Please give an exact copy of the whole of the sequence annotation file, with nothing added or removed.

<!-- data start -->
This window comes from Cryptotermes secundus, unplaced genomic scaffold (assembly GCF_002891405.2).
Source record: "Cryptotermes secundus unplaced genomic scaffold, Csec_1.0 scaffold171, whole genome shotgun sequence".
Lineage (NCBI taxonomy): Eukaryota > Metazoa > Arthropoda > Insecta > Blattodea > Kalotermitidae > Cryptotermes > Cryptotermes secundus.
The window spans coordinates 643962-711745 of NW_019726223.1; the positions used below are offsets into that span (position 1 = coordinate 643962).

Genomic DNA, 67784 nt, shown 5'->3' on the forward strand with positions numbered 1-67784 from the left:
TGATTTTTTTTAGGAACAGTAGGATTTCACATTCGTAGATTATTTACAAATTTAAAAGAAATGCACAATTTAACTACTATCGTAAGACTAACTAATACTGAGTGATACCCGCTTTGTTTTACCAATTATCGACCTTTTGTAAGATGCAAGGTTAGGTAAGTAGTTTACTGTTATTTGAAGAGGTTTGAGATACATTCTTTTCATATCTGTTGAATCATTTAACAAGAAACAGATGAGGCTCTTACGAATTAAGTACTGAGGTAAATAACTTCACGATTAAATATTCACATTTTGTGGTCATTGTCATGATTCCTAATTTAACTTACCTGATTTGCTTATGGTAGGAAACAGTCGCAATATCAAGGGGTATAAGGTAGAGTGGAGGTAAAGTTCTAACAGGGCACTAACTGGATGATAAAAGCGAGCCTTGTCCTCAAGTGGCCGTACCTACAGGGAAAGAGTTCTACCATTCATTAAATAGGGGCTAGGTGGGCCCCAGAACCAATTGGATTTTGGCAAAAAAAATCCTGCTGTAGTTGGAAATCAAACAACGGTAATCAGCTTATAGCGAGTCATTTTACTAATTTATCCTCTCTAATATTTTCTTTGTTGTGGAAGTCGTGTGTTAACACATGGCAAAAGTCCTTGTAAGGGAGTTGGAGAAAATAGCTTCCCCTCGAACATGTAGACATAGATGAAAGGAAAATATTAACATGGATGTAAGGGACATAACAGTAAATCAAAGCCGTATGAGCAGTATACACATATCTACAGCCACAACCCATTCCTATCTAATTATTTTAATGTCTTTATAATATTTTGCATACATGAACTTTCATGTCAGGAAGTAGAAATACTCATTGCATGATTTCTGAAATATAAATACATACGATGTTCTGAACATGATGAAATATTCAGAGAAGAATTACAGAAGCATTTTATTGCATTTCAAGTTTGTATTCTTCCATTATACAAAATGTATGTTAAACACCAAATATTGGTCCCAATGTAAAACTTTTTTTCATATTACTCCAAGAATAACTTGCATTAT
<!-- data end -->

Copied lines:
This window comes from Cryptotermes secundus, unplaced genomic scaffold (assembly GCF_002891405.2).
Source record: "Cryptotermes secundus unplaced genomic scaffold, Csec_1.0 scaffold171, whole genome shotgun sequence".
Lineage (NCBI taxonomy): Eukaryota > Metazoa > Arthropoda > Insecta > Blattodea > Kalotermitidae > Cryptotermes > Cryptotermes secundus.
The window spans coordinates 643962-711745 of NW_019726223.1; the positions used below are offsets into that span (position 1 = coordinate 643962).

Genomic DNA, 67784 nt, shown 5'->3' on the forward strand with positions numbered 1-67784 from the left:
TGATTTTTTTTAGGAACAGTAGGATTTCACATTCGTAGATTATTTACAAATTTAAAAGAAATGCACAATTTAACTACTATCGTAAGACTAACTAATACTGAGTGATACCCGCTTTGTTTTACCAATTATCGACCTTTTGTAAGATGCAAGGTTAGGTAAGTAGTTTACTGTTATTTGAAGAGGTTTGAGATACATTCTTTTCATATCTGTTGAATCATTTAACAAGAAACAGATGAGGCTCTTACGAATTAAGTACTGAGGTAAATAACTTCACGATTAAATATTCACATTTTGTGGTCATTGTCATGATTCCTAATTTAACTTACCTGATTTGCTTATGGTAGGAAACAGTCGCAATATCAAGGGGTATAAGGTAGAGTGGAGGTAAAGTTCTAACAGGGCACTAACTGGATGATAAAAGCGAGCCTTGTCCTCAAGTGGCCGTACCTACAGGGAAAGAGTTCTACCATTCATTAAATAGGGGCTAGGTGGGCCCCAGAACCAATTGGATTTTGGCAAAAAAAATCCTGCTGTAGTTGGAAATCAAACAACGGTAATCAGCTTATAGCGAGTCATTTTACTAATTTATCCTCTCTAATATTTTCTTTGTTGTGGAAGTCGTGTGTTAACACATGGCAAAAGTCCTTGTAAGGGAGTTGGAGAAAATAGCTTCCCCTCGAACATGTAGACATAGATGAAAGGAAAATATTAACATGGATGTAAGGGACATAACAGTAAATCAAAGCCGTATGAGCAGTATACACATATCTACAGCCACAACCCATTCCTATCTAATTATTTTAATGTCTTTATAATATTTTGCATACATGAACTTTCATGTCAGGAAGTAGAAATACTCATTGCATGATTTCTGAAATATAAATACATACGATGTTCTGAACATGATGAAATATTCAGAGAAGAATTACAGAAGCATTTTATTGCATTTCAAGTTTGTATTCTTCCATTATACAAAATGTATGTTAAACACCAAATATTGGTCCCAATGTAAAACTTTTTTTCATATTACTCCAAGAATAACTTGCATTAT